Early childhood-onset obsessive-compulsive disorder (OCD) has disruptive consequences in terms of social, family and academic functioning and a negative impact on the achievement of normal developmental milestones (see for instance Piacentini et al., 2005).
While a number of treatments, such as cognitive behavioural therapy (CBT), selective serotonin reuptake inhibitors (SSRIs) and their combination, have been established as efficacious for older children and adolescents with OCD, little is known about their effects on younger children.
In a recent study in JAMA Psychiatry, Freeman and collaborators set to address this problem by evaluating the efficiency of a developmentally sensitive, family-based CBT protocol, previously adapted with promising results for children between 5 and 8 years of age.
The POTS Jr was a multisite, parallel-group randomised controlled trial of:
- Family-based cognitive behaviour therapy (FB-CBT) versus
- Family-based relaxation treatment (FB-RT)
It involved three sites in academic medical centers (Brown University, University of Pennsylvania and Duke University). It included children with ages ranging from 5 to 8, a primary diagnosis of OCD according to the DSM-IV-TR, clinical relevant symptoms as defined by a score of 16 or higher on the Children’s Yale-Brown Obsessive Compulsive Scale (CY-BOCS). Symptoms had to be stable for 3 months or longer and children had to be outpatients. Children with pervasive developmental disorders, as were those diagnosed with pediatric neuropsychiatric disorders associated with strep infection (PANDAS) or with acute suicidality, were excluded. Also excluded were children who were undergoing concurrent psychotherapy, had concomitant medications that were not stable for at least 8 months and had been enrolled for more than 10 sessions in prior trials of CBT for OCD.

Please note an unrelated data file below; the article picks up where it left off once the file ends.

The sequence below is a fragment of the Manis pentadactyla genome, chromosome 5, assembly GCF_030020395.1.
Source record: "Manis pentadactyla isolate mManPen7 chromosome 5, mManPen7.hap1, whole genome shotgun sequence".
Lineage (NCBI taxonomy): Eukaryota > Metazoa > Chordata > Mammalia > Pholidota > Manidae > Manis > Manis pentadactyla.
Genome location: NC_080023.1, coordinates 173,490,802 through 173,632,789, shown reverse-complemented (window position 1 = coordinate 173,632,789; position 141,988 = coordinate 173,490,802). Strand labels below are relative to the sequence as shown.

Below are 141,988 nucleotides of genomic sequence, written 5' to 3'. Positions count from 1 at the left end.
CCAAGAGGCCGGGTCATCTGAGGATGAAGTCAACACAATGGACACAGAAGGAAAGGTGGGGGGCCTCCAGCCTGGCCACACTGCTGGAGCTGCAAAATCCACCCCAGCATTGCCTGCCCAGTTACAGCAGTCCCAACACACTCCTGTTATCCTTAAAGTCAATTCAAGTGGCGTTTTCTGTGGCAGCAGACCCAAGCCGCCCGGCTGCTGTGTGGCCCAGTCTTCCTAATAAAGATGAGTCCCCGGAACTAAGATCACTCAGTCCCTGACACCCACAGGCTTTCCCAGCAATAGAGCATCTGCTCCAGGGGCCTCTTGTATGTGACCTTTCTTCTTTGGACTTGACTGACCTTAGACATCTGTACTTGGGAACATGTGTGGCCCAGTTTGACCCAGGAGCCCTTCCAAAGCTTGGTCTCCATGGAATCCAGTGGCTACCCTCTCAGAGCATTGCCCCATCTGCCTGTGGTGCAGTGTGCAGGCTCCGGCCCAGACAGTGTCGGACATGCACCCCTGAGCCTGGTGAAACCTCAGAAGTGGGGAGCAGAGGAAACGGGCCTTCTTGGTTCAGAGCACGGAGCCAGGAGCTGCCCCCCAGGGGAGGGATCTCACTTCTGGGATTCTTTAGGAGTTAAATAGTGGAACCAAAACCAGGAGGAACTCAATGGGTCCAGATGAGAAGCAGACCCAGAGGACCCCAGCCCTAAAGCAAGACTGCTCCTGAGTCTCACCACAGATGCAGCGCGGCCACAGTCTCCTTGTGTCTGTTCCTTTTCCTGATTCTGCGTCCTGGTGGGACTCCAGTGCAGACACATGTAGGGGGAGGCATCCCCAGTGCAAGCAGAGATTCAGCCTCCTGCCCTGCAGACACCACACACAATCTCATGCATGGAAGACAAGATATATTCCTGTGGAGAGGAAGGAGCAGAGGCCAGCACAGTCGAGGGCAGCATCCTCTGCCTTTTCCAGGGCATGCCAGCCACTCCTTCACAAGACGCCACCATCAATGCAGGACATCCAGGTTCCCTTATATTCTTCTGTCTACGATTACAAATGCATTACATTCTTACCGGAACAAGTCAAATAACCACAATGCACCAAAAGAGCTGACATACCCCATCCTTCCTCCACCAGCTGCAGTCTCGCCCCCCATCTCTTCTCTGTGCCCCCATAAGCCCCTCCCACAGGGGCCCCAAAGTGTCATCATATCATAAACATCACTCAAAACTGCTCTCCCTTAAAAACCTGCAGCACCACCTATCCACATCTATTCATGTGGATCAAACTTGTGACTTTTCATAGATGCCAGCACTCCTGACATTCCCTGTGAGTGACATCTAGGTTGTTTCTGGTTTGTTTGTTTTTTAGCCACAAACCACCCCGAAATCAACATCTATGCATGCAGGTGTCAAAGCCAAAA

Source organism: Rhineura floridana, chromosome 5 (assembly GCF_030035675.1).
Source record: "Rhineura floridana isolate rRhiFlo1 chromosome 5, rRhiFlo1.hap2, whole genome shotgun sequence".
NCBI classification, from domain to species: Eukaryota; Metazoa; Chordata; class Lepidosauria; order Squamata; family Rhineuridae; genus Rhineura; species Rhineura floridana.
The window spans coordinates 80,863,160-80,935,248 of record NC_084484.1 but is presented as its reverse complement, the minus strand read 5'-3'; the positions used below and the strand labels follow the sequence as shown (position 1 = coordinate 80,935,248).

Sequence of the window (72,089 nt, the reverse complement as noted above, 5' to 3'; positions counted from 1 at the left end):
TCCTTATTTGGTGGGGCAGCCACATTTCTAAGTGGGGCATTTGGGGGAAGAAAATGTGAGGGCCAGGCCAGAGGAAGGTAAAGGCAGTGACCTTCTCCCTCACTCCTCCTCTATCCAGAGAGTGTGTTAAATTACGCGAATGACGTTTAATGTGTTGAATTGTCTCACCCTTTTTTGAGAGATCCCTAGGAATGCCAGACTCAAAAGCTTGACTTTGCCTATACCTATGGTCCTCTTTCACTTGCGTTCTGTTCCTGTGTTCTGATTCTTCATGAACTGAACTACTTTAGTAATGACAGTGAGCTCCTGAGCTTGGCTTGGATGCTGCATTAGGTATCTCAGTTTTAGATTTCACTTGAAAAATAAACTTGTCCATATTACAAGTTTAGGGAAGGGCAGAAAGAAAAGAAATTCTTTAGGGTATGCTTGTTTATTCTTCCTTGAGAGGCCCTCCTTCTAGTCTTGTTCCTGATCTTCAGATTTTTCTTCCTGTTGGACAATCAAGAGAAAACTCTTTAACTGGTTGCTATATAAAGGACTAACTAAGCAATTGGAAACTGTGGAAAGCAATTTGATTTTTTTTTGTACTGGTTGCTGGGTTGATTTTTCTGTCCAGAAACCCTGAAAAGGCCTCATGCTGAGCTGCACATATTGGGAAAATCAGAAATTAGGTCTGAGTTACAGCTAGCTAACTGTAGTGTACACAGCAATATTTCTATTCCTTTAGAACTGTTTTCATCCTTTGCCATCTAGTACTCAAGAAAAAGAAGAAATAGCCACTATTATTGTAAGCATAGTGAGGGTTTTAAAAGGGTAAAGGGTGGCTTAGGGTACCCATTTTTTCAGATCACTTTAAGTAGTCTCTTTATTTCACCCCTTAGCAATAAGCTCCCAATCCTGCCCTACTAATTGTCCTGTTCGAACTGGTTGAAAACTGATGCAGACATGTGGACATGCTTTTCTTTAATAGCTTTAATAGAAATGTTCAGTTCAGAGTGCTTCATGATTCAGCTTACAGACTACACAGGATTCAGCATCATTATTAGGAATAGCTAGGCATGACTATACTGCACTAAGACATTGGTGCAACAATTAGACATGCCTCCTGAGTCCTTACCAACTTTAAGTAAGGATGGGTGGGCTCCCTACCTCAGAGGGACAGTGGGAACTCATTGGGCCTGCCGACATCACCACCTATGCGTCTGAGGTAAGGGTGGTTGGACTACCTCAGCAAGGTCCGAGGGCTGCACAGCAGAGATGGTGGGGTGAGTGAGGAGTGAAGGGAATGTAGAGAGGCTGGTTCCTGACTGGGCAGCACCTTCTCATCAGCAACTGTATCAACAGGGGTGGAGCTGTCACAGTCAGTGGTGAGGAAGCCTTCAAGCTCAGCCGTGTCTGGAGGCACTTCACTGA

127 participants were included and randomised into the two treatment groups. For both treatment conditions, 12 sessions were delivered over the course of 14 weeks.
The FB-CBT program was adapted to fit this younger age, by resorting to modified psychoeducation, increasing focus on parent-based skills and simplifying CBT skills. It is important to note it included an exposure and response prevention component (EX/RP). FB-RT focused on implementing relaxation techniques with the purpose of lowering the child’s anxiety.
The primary outcome measure was dichotomous and consisted in responder status, with responders defined as having a score of 1 (very much improved) or 2 (much improved) on the Clinical Global Impression-Improvement (CGI-I) scale, rated by an independent evaluator, blind to treatment condition. Continuous outcomes included obsessive-compulsive symptoms, assessed by an independent rater with the CY-BOCS, functioning, measured with the parent version of the Children’s Obsessive Compulsive Disorder Impact Scale-Revised (COIS-R), and quality of life, measured with parent-rated Pediatric Quality of Life Enjoyment and Satisfaction Questionnaire (PQ-LES-Q).
Analysis were conducted in line with the intent-to-treat principle (meaning all randomised participants were included in the analysis), using multiple imputation to replace missing values. To aid the clinical interpretation of the results, the authors also calculated the numbers needed to treat (NNT) for the contrast between FB-CBT and FB-RT. The NNT indicate the number of patients that have to be treated to generate one additional positive outcome.
- Drop-out data revealed that patients in the control group were more likely to stop treatment and receive out of protocol treatment
- Site, sex, baseline age (in months), baseline CGI-Severity scores, medication status and tic disorders were used as covariates in all analyses